The focus is on the little stuff and making the little stuff matter.  Little things done right make the big things right.
When it comes to older Scouts and adults, modeling the expected behavior while doing the little things right and making sure that the little things are always done right will set you up to being an effective leader and leading a high performance team.
Have a Great Scouting Day!

Teaching Winter camping Skills- Revisited

DSCN0627As most of the country is still experiencing Winter conditions and here in the Northwest, the Winter Camping season is really in full bloom, as late as it is, there are still Troops and Crews that are venturing into the woods for some good winter camping.  I thought I would revisit our teaching or winter skills, just as a reminder that even though it’s March, we need to stay focused on how we camp in the winter.  Most of these skills transfer well all year round anyway.  I will take a page out of the Safe swim defense and Safety Afloat program.  Supervision and Discipline are a Must.
So here are a few rules that we maintain whenever we are talking about High adventure and Cold weather camping.
Remember anytime you engage in a high risk activity… you increase your preparation, supervision, and discipline.
The first rule is take it serious.  Cold Weather camping can be one of the most enjoyable activities with challenges and memories that your scouts will cherish.  But at the same time Cold weather camping can be Extremely dangerous when not taken seriously.
I use a three strike rule when dealing with the issue.  Three strikes and you are not going on the event.  Period.
A scout that does not want to pay attention or is goofing off too much will not get the information that is being presented.  This can lead to dangerous consequences in the field.
Before we do any Winter camping adventure we have a couple mandatory meetings.
During these meetings we teach Cold Weather first aid.
Understanding and knowing the symptoms of cold weather conditions such as frost bite and hypothermia.  Knowing what to look for on your buddy for those signs and then how to treat them.
We teach techniques for setting camp, preparing meals, setting up gear to best meet the conditions of Cold weather camping.  Simple stuff like zipper pulls and tent anchors.  Issues like meal preparation and how to better prepare meals at home for ease in the camp site.
These meetings we feel are important to set the tone for the High adventure activity.
We do the same thing for Rock climbing activities.  Mandatory meetings get the scout into the mind-set that this is so important that they are “Making” me be there … or I do not go.
Enforcement of the mandatory meeting is just as important.  If you make it a must for one that they get all the information, then make it a must to all.
If need be…have a make up meeting for scouts that absolutely can not make a mandatory meeting… give them opportunities to participate, but ensure they get the skills, training, and information that are needed for a successful outing.
The next rule that is non negotiable is using the buddy system.  Now I know that the buddy system is part of Scouting anyway, but in cold weather environments it is a must.
Buddies need to be established early in the process of planning, training, and preparing for the camp out.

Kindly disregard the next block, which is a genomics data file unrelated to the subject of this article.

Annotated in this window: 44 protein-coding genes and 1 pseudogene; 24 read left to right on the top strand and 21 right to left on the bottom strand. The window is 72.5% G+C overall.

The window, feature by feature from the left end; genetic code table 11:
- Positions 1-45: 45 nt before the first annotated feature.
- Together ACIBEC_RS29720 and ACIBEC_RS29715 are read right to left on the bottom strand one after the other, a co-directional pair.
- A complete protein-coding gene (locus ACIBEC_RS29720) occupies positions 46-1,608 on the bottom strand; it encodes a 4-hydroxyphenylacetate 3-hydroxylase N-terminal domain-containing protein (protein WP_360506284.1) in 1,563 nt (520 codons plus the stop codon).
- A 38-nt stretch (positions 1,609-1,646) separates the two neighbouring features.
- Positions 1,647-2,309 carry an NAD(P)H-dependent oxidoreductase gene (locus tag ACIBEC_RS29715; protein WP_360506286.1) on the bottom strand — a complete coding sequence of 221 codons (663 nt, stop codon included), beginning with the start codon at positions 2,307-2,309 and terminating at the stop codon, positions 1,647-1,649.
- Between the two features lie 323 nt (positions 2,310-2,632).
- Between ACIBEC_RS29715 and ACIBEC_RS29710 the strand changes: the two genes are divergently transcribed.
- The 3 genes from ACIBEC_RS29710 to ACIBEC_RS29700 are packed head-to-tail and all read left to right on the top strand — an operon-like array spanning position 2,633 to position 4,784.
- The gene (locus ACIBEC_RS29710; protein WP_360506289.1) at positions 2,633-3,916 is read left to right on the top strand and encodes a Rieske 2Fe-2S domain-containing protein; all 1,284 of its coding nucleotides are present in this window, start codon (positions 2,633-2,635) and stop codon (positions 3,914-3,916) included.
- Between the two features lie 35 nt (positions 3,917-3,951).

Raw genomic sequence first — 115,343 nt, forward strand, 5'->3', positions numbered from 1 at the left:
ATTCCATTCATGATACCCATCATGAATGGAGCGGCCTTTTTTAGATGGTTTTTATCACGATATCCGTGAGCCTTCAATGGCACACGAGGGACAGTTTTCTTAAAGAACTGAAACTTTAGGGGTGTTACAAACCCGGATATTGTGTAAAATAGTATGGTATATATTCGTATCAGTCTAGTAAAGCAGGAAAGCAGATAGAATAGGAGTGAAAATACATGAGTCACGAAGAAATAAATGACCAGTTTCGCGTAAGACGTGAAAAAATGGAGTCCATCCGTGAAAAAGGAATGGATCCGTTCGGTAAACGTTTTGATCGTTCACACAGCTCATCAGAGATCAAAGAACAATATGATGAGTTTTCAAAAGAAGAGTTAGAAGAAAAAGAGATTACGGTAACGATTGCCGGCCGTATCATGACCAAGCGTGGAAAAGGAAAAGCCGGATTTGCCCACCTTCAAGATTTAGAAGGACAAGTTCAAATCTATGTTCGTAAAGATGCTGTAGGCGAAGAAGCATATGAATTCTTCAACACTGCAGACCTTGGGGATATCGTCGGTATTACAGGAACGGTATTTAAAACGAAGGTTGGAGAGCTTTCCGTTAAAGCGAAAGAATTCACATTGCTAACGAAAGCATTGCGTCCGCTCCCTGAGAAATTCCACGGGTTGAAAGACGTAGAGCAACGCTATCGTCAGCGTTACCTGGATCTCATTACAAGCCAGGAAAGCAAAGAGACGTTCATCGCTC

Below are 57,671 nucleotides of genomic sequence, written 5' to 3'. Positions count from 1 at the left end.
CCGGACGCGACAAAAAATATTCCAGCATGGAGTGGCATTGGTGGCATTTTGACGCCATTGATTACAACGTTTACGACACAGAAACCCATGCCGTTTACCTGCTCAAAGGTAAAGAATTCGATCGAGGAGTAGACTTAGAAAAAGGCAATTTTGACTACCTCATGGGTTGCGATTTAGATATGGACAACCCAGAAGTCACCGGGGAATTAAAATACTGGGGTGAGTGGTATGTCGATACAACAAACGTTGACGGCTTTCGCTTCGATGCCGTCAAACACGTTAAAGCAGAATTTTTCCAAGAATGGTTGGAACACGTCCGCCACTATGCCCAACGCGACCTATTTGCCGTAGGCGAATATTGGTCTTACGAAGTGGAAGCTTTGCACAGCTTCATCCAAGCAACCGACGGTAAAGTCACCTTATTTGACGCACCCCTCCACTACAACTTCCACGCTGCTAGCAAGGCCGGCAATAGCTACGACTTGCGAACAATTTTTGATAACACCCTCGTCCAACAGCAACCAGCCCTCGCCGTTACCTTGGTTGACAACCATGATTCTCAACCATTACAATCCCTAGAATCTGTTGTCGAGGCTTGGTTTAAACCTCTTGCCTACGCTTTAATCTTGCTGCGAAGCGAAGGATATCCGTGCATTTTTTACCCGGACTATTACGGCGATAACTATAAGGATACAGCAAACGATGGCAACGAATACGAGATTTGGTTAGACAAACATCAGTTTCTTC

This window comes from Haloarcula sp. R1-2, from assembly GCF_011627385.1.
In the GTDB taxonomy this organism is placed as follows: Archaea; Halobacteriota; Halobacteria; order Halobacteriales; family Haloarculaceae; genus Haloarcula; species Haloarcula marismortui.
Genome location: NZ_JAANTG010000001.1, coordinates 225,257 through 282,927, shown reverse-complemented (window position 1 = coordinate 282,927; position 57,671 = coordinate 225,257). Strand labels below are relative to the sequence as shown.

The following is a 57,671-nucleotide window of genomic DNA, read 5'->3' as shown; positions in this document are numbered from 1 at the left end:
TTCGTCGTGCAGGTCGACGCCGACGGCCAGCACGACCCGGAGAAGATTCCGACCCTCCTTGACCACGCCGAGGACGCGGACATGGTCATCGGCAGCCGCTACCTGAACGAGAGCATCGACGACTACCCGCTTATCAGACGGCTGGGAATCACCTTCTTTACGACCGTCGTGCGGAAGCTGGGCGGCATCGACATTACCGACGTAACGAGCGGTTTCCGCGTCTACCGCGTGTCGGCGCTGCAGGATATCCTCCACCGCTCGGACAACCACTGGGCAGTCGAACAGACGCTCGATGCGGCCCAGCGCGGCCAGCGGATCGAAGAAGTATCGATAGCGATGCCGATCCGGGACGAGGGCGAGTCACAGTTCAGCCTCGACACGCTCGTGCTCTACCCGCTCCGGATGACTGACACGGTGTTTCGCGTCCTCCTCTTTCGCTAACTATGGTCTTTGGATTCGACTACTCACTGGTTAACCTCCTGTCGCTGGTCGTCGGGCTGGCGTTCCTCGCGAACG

Getting these buddies to learn the first Aid skills together, planning of meals together, and in camp routines will lead to skilled buddy teams that understand the importance of one another in the process.
When they train in first aid, it no longer is a routine activity, they understand, that if I do not check you and you don’t check me.. we can get hurt.  If I am not aware of what creamy colored skin means…then you may be getting frost bite on your nose or fingers.
Enforcing buddy teams is a must and hard fast rule.  In camp use the Patrol leaders to monitor buddy teams and ensure that they are maintaining discipline as a team.
One issue that may or may not come up, it has with in my unit, is when you are tent camping in the snow and most of the Scouts have single person tents maintaining the buddy concept.
The fix here is that they, unlike when camping during the summer, cluster the tents.  Have buddy teams set up their single person tents right next to one another.  This way they can still communicate throughout the night.  One technique that our boys have used is setting up their tents for the doors face each other, and they put them real close. Almost to the point where they can share vestibules.  I have seen them actually tie their vestibules together creating a tarp like set up.  It makes a little cooking area and allows them to sit and talk while in their sleeping bags.  Now this is all dependant on what their tents are like, but the point here is that sometimes they need to think out side of the box to overcome obstacles.  But they need to be aware that the buddy system is extremely important in the cold.  And because it is important, they need to do things that allow them to watch each other, and communicate with each other.
So rule number 2 is the buddy system, do not over look this, it is way to important.
Rule number 3 is TIME AND PLACE.
There is a time and place for everything.  There is a time and place to screw around and have fun, there is a time and place to be serious.  The sooner your Scouts know this.. the better.  Enough said.
I try not to get bogged down with a bunch of rules, after all we have the Scout Oath and law and that is pretty much all we need, but when it comes to high risk activities, it is important to establish importance in the seriousness of Cold Weather camping.